The Kilkenny junior footballers are up against it as they face Meath. Pic: Pat Moore
Hurling, and lo and behold, football will take centre stage for Kilkenny this weekend.
Tomorrow the often ridiculed footballers will be bidding to make history when they attempt to qualify for what would be the county’s first All-Ireland junior final.
And around 24 hours later the intermediate hurlers will be chasing gold in Pairc Ui Chaoimh when they play Cork in the All-Ireland final.
Meath stand between the Kilkenny footballers and a place in the All-Ireland final against either Kerry or Leitrim.
The Royal County will be visitors to Nowlan Park tomorrow (3pm) for what will be the Noresiders second All-Ireland semi-final in two years.
Kilkenny qualified for the All-Ireland junior football championship proper by virtue of their success in the ‘back door qualifiers’, the British junior championship.
“We face a huge task, but we have to believe we have a chance,” suggested Kilkenny manager, Christy Walsh.
“I would be confident the players will give a good account of themselves,” he added after insisting this squad was better than the one that won in Britain two years ago.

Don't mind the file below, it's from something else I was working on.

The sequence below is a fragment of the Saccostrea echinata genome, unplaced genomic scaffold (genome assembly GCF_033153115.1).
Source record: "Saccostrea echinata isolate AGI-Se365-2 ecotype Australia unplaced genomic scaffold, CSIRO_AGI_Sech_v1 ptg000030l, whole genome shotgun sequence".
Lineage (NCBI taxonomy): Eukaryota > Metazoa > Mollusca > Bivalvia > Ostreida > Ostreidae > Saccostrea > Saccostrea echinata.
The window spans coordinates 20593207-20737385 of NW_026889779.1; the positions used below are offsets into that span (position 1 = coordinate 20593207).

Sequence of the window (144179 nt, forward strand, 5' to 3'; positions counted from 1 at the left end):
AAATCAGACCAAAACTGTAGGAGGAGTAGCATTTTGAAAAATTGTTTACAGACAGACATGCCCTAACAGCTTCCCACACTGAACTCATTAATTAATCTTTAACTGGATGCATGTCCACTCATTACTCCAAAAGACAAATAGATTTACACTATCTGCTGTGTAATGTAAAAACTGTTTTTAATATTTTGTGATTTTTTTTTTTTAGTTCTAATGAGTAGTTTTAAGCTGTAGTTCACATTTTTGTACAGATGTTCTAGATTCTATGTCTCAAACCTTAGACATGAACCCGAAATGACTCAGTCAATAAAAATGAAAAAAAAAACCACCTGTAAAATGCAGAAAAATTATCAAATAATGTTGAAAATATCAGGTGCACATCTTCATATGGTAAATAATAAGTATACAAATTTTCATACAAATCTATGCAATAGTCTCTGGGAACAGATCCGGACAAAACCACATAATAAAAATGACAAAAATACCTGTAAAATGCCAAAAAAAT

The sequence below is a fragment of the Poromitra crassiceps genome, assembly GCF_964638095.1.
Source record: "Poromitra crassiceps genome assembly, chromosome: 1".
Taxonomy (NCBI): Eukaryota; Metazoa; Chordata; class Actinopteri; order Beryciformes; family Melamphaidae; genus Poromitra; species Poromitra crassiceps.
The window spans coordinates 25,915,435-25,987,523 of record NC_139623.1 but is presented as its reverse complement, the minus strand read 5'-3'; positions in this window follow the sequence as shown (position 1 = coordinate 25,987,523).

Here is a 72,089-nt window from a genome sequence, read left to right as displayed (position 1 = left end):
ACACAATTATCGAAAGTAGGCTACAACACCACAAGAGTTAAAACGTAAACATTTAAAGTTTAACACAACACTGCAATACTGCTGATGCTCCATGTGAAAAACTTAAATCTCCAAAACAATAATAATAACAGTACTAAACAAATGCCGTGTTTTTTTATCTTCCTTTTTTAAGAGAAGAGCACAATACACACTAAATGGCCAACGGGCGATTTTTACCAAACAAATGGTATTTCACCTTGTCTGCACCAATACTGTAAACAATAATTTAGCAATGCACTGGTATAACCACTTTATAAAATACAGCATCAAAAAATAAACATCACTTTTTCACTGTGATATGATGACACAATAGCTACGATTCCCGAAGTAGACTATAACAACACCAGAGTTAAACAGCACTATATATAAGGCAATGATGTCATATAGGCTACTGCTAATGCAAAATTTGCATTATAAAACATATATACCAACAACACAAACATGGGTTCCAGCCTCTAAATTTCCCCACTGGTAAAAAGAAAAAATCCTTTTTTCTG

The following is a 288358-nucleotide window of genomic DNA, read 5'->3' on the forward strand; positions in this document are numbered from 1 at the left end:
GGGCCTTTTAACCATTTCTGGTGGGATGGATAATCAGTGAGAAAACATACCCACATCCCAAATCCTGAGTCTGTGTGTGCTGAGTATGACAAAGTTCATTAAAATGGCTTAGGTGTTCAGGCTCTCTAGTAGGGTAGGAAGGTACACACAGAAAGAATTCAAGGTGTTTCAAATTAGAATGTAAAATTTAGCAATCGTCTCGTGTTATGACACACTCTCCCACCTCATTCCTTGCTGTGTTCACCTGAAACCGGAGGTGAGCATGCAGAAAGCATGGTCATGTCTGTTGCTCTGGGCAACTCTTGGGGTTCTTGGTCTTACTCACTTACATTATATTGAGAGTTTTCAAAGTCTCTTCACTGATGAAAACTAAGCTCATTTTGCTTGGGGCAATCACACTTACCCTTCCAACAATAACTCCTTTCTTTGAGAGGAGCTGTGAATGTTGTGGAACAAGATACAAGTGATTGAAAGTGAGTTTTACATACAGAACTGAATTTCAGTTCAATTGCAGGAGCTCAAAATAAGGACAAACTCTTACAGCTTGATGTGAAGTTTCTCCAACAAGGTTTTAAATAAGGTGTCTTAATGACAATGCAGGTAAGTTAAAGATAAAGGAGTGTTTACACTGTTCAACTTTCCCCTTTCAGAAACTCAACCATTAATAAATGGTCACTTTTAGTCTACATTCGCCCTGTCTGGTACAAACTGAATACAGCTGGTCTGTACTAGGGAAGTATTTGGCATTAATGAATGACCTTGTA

Meanwhile, the Cats will be bidding to do a smash and grab job against Cork on the Leeside in the intermediate hurling final on Sunday.
Kilkenny’s record in the final is far from good.
Of the 13 showdowns contested they won a mere four to leave them behind Cork (8) and Tipperary (7) in the Roll of Honour.
Only three counties - Kilkenny, Cork and Wexford - entered the championship this season and there is every chance it could be scrapped.
Kilkenny manager, Anthony McCormack has urged his charges to make their mark and go out with a bang.
“We have never won back to back titles,” he reminded.
“We have a chance to make a bit of history. If this championship is never to be played again, wouldn’t it be some way to leave it?”
As defending All-Ireland champions, Kilkenny enter the fray with a totally new squad.
“Lads know if they can perform at this level they can get noticed, and I think a few have their eye on bigger things,” the manager felt.